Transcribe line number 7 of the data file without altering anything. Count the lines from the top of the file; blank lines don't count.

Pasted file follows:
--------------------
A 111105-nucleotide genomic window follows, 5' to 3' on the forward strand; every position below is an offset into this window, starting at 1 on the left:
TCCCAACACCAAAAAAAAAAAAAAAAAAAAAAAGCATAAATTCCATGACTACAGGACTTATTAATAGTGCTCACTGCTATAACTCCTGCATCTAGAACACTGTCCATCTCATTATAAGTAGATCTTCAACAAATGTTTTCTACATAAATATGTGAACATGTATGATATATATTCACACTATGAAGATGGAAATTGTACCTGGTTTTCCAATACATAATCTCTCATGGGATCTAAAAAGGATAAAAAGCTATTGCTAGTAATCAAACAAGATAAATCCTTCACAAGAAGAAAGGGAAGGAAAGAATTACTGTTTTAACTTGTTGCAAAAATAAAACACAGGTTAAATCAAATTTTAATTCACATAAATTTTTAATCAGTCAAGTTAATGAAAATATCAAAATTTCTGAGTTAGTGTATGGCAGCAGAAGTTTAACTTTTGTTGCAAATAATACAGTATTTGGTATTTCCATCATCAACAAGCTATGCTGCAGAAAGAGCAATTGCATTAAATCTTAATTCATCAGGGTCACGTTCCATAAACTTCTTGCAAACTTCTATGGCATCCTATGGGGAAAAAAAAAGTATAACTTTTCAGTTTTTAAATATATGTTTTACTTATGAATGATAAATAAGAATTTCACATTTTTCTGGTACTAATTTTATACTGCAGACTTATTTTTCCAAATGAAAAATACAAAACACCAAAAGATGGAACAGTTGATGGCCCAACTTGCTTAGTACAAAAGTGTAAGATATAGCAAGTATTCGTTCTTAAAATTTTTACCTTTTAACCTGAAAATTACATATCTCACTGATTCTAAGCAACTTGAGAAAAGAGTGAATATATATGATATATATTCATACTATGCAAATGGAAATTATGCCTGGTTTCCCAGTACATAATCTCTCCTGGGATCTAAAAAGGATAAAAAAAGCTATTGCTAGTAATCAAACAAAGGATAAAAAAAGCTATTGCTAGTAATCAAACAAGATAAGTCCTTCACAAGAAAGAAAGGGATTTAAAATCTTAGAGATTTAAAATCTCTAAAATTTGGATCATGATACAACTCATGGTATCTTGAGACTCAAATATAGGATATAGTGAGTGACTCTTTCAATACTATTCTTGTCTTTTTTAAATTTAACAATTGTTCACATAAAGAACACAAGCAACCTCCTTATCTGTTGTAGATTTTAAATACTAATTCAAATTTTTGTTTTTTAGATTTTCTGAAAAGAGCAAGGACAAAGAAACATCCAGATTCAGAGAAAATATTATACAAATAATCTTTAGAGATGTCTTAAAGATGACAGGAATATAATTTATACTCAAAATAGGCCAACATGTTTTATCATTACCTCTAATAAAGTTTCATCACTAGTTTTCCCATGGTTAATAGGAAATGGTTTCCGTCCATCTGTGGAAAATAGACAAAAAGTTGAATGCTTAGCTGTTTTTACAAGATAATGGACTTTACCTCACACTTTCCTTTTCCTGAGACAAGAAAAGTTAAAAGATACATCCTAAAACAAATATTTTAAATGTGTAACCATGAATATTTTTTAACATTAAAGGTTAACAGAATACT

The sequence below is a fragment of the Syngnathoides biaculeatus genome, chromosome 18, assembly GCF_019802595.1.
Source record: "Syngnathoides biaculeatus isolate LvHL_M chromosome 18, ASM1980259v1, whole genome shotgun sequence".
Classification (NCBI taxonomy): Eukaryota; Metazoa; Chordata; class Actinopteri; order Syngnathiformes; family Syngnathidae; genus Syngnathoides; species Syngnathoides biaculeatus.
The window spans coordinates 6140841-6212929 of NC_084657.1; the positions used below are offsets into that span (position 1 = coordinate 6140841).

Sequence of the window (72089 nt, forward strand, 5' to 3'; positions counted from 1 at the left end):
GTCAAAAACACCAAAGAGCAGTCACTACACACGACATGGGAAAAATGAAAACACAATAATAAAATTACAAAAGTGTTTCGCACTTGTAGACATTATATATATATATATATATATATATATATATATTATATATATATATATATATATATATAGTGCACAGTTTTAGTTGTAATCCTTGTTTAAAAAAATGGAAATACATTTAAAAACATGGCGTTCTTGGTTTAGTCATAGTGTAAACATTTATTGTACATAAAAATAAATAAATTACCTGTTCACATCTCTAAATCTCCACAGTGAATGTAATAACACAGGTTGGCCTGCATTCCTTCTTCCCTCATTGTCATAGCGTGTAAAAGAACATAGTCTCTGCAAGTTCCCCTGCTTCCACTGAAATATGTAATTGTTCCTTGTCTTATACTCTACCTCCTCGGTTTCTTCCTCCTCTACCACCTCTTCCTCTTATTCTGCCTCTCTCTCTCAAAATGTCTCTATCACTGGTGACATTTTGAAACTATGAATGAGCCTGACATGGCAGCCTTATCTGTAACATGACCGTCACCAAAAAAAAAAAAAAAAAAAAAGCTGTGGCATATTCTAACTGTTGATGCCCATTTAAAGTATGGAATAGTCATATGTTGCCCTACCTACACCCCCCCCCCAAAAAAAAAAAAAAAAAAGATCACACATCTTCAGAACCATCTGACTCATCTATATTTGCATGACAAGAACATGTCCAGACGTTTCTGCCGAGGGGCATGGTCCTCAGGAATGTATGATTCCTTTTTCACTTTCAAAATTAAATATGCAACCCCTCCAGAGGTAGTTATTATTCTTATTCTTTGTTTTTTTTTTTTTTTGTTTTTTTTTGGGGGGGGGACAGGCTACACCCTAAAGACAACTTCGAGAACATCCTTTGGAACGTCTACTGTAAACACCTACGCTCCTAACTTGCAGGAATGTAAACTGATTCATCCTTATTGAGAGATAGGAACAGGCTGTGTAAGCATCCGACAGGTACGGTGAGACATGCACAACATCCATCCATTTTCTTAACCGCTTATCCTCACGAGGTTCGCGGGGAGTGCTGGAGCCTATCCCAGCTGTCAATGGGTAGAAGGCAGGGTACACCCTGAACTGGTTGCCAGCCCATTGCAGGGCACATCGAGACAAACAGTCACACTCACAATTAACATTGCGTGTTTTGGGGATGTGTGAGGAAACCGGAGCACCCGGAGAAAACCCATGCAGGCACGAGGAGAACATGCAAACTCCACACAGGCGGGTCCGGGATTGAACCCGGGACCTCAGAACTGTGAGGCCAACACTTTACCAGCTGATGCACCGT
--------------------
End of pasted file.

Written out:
Sequence of the window (72089 nt, forward strand, 5' to 3'; positions counted from 1 at the left end):